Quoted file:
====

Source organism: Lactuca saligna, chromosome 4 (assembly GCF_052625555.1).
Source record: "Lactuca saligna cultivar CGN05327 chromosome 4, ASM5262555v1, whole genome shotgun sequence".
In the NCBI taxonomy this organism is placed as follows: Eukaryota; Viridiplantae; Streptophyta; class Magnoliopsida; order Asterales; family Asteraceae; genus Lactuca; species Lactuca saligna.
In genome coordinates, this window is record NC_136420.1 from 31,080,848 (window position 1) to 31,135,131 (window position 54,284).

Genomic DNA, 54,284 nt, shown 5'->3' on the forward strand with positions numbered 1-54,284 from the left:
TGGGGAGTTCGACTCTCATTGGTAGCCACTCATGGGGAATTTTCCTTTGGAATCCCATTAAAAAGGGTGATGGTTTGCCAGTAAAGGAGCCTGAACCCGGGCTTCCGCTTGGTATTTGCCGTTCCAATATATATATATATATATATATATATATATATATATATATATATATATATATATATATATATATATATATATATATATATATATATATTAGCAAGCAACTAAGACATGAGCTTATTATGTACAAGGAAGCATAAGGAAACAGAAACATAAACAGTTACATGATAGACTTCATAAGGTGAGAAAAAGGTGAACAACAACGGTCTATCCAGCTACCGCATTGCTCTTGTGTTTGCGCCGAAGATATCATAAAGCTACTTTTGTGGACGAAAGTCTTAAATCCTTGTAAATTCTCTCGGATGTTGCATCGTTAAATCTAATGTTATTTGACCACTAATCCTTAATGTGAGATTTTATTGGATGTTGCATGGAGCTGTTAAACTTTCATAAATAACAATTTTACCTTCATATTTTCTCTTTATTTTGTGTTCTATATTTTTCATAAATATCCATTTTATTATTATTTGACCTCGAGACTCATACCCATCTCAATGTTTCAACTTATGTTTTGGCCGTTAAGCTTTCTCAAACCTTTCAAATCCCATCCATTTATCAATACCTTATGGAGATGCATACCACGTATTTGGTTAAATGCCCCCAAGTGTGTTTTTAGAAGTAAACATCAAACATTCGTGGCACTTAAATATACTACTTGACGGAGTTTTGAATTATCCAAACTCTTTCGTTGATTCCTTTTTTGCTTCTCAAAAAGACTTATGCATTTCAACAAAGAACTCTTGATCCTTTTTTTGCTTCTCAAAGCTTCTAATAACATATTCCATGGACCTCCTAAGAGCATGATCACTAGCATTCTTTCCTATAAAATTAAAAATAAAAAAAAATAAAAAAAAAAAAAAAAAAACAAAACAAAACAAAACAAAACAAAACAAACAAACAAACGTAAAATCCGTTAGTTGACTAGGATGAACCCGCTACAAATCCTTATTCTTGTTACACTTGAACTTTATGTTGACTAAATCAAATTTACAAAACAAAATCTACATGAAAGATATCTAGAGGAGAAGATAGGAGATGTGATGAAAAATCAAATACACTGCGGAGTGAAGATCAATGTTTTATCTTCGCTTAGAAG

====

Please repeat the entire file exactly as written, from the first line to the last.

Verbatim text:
Source organism: Lactuca saligna, chromosome 4 (assembly GCF_052625555.1).
Source record: "Lactuca saligna cultivar CGN05327 chromosome 4, ASM5262555v1, whole genome shotgun sequence".
In the NCBI taxonomy this organism is placed as follows: Eukaryota; Viridiplantae; Streptophyta; class Magnoliopsida; order Asterales; family Asteraceae; genus Lactuca; species Lactuca saligna.
In genome coordinates, this window is record NC_136420.1 from 31,080,848 (window position 1) to 31,135,131 (window position 54,284).

Genomic DNA, 54,284 nt, shown 5'->3' on the forward strand with positions numbered 1-54,284 from the left:
TGGGGAGTTCGACTCTCATTGGTAGCCACTCATGGGGAATTTTCCTTTGGAATCCCATTAAAAAGGGTGATGGTTTGCCAGTAAAGGAGCCTGAACCCGGGCTTCCGCTTGGTATTTGCCGTTCCAATATATATATATATATATATATATATATATATATATATATATATATATATATATATATATATATATATATATATATATATATATATATTAGCAAGCAACTAAGACATGAGCTTATTATGTACAAGGAAGCATAAGGAAACAGAAACATAAACAGTTACATGATAGACTTCATAAGGTGAGAAAAAGGTGAACAACAACGGTCTATCCAGCTACCGCATTGCTCTTGTGTTTGCGCCGAAGATATCATAAAGCTACTTTTGTGGACGAAAGTCTTAAATCCTTGTAAATTCTCTCGGATGTTGCATCGTTAAATCTAATGTTATTTGACCACTAATCCTTAATGTGAGATTTTATTGGATGTTGCATGGAGCTGTTAAACTTTCATAAATAACAATTTTACCTTCATATTTTCTCTTTATTTTGTGTTCTATATTTTTCATAAATATCCATTTTATTATTATTTGACCTCGAGACTCATACCCATCTCAATGTTTCAACTTATGTTTTGGCCGTTAAGCTTTCTCAAACCTTTCAAATCCCATCCATTTATCAATACCTTATGGAGATGCATACCACGTATTTGGTTAAATGCCCCCAAGTGTGTTTTTAGAAGTAAACATCAAACATTCGTGGCACTTAAATATACTACTTGACGGAGTTTTGAATTATCCAAACTCTTTCGTTGATTCCTTTTTTGCTTCTCAAAAAGACTTATGCATTTCAACAAAGAACTCTTGATCCTTTTTTTGCTTCTCAAAGCTTCTAATAACATATTCCATGGACCTCCTAAGAGCATGATCACTAGCATTCTTTCCTATAAAATTAAAAATAAAAAAAAATAAAAAAAAAAAAAAAAAAACAAAACAAAACAAAACAAAACAAAACAAACAAACAAACGTAAAATCCGTTAGTTGACTAGGATGAACCCGCTACAAATCCTTATTCTTGTTACACTTGAACTTTATGTTGACTAAATCAAATTTACAAAACAAAATCTACATGAAAGATATCTAGAGGAGAAGATAGGAGATGTGATGAAAAATCAAATACACTGCGGAGTGAAGATCAATGTTTTATCTTCGCTTAGAAG